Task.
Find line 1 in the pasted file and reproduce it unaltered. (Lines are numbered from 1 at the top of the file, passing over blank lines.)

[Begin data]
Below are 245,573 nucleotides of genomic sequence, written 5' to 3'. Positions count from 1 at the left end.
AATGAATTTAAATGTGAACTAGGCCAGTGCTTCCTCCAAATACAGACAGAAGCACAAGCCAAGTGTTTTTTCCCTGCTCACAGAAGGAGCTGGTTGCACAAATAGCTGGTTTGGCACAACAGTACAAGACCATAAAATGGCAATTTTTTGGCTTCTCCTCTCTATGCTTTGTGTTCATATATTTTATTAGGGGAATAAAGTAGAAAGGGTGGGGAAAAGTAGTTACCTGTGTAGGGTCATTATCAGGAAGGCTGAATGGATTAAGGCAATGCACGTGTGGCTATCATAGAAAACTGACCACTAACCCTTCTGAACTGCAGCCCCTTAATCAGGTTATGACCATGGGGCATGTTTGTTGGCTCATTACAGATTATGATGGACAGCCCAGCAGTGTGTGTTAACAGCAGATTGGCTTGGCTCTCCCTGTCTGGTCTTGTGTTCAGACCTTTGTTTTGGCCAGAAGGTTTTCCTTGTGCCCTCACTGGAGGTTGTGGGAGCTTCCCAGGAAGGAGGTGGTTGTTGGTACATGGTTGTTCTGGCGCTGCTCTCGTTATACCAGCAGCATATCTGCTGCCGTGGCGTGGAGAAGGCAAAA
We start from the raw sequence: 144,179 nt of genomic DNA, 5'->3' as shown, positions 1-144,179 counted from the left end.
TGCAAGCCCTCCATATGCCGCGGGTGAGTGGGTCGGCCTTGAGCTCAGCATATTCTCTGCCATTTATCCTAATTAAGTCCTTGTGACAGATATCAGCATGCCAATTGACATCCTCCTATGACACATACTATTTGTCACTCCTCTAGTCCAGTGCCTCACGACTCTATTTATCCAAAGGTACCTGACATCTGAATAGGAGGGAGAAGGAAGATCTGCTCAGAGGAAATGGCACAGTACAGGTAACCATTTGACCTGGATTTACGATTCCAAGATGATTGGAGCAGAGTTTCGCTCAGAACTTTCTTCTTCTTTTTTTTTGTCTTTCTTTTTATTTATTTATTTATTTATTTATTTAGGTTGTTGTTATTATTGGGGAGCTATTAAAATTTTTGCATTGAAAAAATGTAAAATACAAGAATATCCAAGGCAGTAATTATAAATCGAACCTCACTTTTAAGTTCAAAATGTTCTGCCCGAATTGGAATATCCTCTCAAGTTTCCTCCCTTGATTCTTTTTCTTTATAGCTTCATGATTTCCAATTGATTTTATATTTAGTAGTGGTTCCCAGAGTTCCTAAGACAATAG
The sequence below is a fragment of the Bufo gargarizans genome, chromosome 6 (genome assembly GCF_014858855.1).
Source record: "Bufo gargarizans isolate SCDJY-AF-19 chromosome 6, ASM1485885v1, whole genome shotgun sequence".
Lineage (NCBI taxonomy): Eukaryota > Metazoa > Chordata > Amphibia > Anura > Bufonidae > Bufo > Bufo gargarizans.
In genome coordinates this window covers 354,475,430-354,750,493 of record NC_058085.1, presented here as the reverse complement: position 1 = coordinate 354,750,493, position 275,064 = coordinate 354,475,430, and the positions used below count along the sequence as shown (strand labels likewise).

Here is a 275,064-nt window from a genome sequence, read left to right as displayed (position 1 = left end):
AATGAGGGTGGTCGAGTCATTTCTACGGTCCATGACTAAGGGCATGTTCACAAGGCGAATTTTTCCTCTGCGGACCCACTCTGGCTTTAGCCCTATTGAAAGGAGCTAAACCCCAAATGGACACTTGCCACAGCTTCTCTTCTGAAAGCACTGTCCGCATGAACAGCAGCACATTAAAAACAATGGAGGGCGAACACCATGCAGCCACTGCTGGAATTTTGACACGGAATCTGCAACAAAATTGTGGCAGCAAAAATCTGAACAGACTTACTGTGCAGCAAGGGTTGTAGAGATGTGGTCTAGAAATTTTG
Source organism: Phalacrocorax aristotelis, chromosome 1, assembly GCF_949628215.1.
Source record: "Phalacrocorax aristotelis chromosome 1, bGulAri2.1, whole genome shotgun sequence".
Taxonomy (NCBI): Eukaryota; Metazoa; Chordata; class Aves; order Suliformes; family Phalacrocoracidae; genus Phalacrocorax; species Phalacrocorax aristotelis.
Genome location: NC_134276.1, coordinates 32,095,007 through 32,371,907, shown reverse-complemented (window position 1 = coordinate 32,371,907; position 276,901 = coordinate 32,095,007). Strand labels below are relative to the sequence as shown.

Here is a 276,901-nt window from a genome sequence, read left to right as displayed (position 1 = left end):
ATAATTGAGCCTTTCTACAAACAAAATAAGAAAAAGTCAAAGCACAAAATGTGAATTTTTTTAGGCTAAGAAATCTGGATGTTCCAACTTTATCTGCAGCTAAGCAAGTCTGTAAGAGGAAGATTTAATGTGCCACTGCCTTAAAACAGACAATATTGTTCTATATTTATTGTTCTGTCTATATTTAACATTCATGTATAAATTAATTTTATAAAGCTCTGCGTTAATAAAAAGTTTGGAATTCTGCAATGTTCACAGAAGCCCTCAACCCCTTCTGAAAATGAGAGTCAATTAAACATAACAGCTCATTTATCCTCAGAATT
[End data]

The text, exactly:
Below are 245,573 nucleotides of genomic sequence, written 5' to 3'. Positions count from 1 at the left end.